Caring for scalded skin

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Scalded skin is a burn caused by hot liquids or steam that can be very painful. Immediate treatment of the condition lessens discomfort. In a first-degree scald, the skin becomes red, swollen and painful. For a second-degree burn, there are blisters, swelling and pain while a third-degree burn is characterized by charred, leathery or skin that turns white.


  • Cool the affected skin under running tap water that is cool for at least 15 minutes until pain is minimized. Another way is soaking the affected area in cool water or applying a cold compress to prevent further spread of heat and lessen pain and stop the burning process. Avoid using ice or ice-cold water to prevent damage on the skin.
    Scalded skin
    Superficial burns cause redness, tenderness and swelling and medical care is not required.
  • Check for the severity of the affected area. Superficial burns cause redness, tenderness and swelling and medical care is not required.
  • If the affected person is unconscious or in shock and there are other additional injuries, the skin appears raw and blistering. In such cases, medical attention is needed immediately.
  • Remove any jewelry or clothing near the affected area to prevent difficulty in removing those items when the skin starts to swell. Remove rings immediately if the scalded area is the hand. Avoid removing jewelry and clothing that sticks to the skin to prevent the injury from worsening.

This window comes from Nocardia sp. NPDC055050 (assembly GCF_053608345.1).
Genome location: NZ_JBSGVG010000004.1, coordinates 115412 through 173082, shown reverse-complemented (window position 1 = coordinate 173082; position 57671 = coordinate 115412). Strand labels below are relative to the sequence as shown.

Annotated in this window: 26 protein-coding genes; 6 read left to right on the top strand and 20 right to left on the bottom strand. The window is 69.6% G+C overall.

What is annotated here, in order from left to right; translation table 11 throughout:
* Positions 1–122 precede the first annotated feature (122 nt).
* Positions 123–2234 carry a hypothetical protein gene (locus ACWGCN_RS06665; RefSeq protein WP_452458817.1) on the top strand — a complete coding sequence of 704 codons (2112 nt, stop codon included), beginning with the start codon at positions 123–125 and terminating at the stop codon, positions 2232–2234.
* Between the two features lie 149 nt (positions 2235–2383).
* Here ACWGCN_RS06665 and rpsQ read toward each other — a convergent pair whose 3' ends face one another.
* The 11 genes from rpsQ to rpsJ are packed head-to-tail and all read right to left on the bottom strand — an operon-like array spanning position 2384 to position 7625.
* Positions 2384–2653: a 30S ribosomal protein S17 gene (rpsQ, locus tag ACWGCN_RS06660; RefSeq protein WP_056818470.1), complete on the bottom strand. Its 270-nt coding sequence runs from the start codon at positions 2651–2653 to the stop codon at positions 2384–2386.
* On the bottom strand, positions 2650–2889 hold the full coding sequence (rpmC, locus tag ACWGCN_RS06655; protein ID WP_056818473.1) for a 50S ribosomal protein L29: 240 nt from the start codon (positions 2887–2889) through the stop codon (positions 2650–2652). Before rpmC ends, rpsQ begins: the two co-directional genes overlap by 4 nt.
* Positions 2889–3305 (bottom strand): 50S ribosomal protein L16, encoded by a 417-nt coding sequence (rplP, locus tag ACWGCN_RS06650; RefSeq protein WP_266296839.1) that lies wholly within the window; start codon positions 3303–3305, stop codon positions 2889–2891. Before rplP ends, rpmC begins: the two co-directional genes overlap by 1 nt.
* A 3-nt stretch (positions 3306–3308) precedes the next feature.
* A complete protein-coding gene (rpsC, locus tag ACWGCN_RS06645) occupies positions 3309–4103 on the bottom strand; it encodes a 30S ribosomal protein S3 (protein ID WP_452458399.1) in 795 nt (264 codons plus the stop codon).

• Pat the skin dry and avoid rubbing the area to prevent injuries to the tissues.
  • Take the prescribed pain medication such as paracetamol or ibuprofen to lessen the pain and swelling. Avoid giving aspirin to children below 16 years.
  • Wrap the affected area loosely using a sterile gauze bandage to protect the delicate tissues from infection. Avoid wrapping it too tight to prevent any disruption in the circulation in the area. Place a cold compress on top of the gauze to lessen the swelling and pain. Change the gauze at least every day. Keep the affected area covered with the bandage for at least 24 hours.
  • Elevate the area on pillows above the level of the heart to lessen pressure in the tissue of the damaged area and lessens the pain.
  • Avoid popping blisters and picking on the peeling skin to prevent infection.
  • Apply aloe vera to moisten and keep bacteria and air out of the burn. Apply aloe vera cream or gel at least 2-3 times every day.
  • Take Vitamin C supplements every day in divided doses for fast healing of the condition.


  • Use only cool water when washing burns.
  • Keep children away from stoves, ovens and irons
  • Avoid drinking hot beverages with a baby in the lap to avoid accidents.

Disclaimer / More Information

The material posted on this page on scalded skin is for learning purposes only. Learn to recognize and manage burns including scalded skin by taking a first aid and CPR class with one of our training providers.

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